How to Find Copyright-Flexible Music for Multimedia Presentations

This video provides one method for finding copyright flexible (Creative Commons) music via SoundCloud.

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2017 Arch Street Prize for Undergraduate Writers

Hello Students! Have you written a work of nonfiction or fiction that is under 10,000 words? If so, you may be interested in submitting to the Arch Street Prize for Undergraduate Writers.

Arch Street Press is pleased to present its annual prize for America’s best college writer. The Arch Street Prize is designed to stimulate interest in writing and to promote today’s extraordinary young writers. The contest is open to any undergraduate or graduate student between the ages of 18 and 30 who has not previously had a book published. Arch Street Press offers each winner a standard book contract for a future work, together with a mentoring program and $1,000 cash prize.

The manuscript must be a work of nonfiction or fiction that does not exceed 10,000 words.The contest deadline is May 31, 2017.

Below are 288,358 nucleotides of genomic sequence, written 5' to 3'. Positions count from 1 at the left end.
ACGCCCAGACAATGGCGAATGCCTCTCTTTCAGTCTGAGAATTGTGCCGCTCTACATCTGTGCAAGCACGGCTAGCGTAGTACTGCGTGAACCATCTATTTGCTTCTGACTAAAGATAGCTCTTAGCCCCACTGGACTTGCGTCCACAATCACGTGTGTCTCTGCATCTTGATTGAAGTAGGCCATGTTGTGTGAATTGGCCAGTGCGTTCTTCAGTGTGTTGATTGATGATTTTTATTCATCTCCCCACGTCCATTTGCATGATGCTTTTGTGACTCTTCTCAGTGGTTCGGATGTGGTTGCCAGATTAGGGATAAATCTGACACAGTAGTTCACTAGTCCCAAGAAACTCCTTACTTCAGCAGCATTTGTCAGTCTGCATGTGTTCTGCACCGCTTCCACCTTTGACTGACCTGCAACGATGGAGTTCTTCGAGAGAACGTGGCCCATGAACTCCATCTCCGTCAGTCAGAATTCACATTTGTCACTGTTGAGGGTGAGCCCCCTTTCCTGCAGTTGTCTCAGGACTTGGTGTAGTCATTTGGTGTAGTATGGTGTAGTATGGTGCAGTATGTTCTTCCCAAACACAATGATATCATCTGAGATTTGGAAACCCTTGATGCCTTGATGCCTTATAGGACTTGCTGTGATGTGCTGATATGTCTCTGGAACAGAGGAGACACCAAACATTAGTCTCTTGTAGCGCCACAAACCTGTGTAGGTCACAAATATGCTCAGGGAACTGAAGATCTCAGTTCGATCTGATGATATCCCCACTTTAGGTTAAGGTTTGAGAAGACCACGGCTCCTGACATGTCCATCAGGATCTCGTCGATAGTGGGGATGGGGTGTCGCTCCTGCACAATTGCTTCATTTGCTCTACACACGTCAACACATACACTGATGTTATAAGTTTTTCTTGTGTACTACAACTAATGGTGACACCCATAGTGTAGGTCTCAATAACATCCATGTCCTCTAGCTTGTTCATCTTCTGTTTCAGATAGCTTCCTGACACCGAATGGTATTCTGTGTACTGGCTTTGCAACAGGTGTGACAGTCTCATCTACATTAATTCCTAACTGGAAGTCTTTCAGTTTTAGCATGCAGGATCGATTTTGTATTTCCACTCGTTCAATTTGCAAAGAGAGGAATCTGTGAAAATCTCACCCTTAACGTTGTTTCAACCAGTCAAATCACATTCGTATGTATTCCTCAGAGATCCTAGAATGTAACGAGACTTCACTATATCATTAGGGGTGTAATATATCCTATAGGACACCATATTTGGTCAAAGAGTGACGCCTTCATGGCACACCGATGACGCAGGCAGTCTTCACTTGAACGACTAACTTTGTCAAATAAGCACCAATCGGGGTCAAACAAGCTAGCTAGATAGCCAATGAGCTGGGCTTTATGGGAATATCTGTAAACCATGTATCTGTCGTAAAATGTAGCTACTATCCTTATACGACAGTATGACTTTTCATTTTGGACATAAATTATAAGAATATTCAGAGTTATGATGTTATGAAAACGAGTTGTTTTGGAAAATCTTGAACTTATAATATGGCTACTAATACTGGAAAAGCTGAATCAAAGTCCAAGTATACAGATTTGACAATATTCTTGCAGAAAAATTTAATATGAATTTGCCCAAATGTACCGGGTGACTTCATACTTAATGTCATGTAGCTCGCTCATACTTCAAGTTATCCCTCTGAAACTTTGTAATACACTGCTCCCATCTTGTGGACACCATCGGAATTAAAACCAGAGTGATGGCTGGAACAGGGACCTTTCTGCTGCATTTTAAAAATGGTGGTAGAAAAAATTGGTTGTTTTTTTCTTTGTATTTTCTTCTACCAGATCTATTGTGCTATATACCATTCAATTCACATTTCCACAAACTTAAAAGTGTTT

Include a cover sheet with your name, address, phone number and the title of your manuscript.

Put your name on the cover sheet only; to ensure that every manuscript finalist is evaluated with the utmost fairness, all manuscripts are submitted to the judges without any identifying material.

Arch Street Press accepts both email (preferred: contactATarchstreetpressDOTorg) and postal mail submissions. Manuscripts may be mailed to:
Robert Rimm, Managing Editor
Arch Street Press
1122 County Line Road
Bryn Mawr, PA 19010

For full contest details, please visit

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Welcome Spring 2017 Students

If this is your first time visiting my multimedia composition blog, welcome. You will find resources related to copyright and fair use, technology programs, troubleshooting WordPress, and much more. Many of the resources have been built in direct response to student questions or struggles